Monday, Lubbock resident Earl Craig was awakened by a phone call in the middle of the night informing him that his property was lying in the street.
One of the sheds he and his wife own had been picked up by the wind and slammed into an electric pole, causing over 1600 people in Meadow, Ropes and Wolfforth to lose power.
"We have a little A-frame sign out in front of the building and I told my wife, 'That wind just blew that sign out into the street. That's all there is to it. Let's go out there!' When we got out here it was a disaster. My wife's desk, file cabinets, everything was destroyed."
Craig estimates the wind caused between $15,000 and $20,000 of damage.
"It didn't hurt but three buildings and the rest of them, even the streamers by the road, are still intact. It didn't touch another thing. It just took the three buildings that were in that spot and that was it," said Craig.
After he examined all of the damage around 12:30 a.m., he went over to speak with neighbor David Burrow who heard the whole thing happen. Burrow lives across the street and says it was like nothing he had ever experienced.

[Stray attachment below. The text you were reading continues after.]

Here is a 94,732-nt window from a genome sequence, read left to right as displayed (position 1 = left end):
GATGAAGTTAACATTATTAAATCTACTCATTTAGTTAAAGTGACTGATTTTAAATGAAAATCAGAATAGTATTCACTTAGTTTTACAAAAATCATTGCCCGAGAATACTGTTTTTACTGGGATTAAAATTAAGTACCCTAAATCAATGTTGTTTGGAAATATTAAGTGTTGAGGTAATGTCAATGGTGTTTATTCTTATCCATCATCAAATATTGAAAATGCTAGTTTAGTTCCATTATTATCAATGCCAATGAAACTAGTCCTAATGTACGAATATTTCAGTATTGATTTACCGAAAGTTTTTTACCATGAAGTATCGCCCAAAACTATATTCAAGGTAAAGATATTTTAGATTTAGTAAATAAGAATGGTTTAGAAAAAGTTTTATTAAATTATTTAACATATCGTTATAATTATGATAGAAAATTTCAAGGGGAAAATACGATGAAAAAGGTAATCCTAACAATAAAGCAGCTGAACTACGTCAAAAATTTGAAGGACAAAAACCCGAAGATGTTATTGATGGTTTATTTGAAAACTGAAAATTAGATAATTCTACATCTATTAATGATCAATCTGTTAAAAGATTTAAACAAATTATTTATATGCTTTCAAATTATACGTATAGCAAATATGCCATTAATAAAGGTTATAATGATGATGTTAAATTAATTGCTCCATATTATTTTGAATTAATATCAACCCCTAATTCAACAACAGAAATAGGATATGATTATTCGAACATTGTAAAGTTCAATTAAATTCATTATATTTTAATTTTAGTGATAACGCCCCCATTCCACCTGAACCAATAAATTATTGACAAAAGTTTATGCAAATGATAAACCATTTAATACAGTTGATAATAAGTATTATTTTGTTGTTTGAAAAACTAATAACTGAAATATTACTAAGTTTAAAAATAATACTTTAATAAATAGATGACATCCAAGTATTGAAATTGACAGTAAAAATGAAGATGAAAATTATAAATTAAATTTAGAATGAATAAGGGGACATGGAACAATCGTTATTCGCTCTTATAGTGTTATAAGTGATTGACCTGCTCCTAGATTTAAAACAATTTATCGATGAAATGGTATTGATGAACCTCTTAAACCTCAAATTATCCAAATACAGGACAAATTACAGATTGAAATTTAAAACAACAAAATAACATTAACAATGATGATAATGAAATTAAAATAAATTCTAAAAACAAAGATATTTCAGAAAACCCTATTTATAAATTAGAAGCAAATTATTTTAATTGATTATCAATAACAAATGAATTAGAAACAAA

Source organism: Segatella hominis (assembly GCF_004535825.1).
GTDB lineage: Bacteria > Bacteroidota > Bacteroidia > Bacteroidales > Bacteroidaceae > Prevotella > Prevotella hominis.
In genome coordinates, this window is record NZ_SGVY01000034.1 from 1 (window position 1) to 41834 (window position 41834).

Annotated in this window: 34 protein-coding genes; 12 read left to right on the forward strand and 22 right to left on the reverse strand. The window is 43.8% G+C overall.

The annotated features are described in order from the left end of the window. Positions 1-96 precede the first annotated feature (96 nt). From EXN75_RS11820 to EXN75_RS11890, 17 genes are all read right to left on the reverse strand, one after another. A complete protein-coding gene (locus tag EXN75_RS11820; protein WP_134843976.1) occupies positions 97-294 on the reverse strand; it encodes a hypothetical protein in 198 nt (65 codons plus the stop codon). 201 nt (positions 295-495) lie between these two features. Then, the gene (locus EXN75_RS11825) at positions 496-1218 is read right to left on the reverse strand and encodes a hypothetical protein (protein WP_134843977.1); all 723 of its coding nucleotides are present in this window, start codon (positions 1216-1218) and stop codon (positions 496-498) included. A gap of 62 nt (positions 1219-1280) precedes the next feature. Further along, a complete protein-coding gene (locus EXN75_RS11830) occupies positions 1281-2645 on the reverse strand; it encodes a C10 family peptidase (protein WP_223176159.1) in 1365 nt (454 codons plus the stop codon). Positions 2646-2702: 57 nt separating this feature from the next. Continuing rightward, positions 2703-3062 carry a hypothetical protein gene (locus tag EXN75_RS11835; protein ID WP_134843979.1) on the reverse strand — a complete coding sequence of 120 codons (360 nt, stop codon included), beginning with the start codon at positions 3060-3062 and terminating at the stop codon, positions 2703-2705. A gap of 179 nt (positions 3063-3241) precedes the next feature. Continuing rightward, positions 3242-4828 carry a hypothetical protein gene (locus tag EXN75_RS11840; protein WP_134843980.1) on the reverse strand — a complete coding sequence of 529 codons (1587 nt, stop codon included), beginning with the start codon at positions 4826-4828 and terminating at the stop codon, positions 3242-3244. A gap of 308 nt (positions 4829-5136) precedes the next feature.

"I went out into the garage and I heard a crashing, banging noise and I opened the garage door and all I saw was black. I couldn't even see across the street," he said. "I've never heard anything like it. It was just rolling wind with debris. It sounded like a building just rapping around and coming to pieces in the air."
He immediately drove across the street to look at the damage and called the Lubbock County Sheriff's Office so they could warn drivers of the hazard. He waited for 15 minutes until the Wolfforth Fire Department came so he could tell them what he heard.
"They turned on their emergency lights and then came over and asked what caused this and I said, 'I have no idea, I think a gustnado.'"
He said he could hear crews working all night to try and restore power, which they were able to do for the majority of residents around 2:00 a.m. After they replaced the damaged pole, the remaining thirty homes had power restored around 10:00 a.m., which ended 10 hours with no electricity. Though the whole event provided quite a scare both Craig and Burrow, they said it was just another windy Lubbock night.
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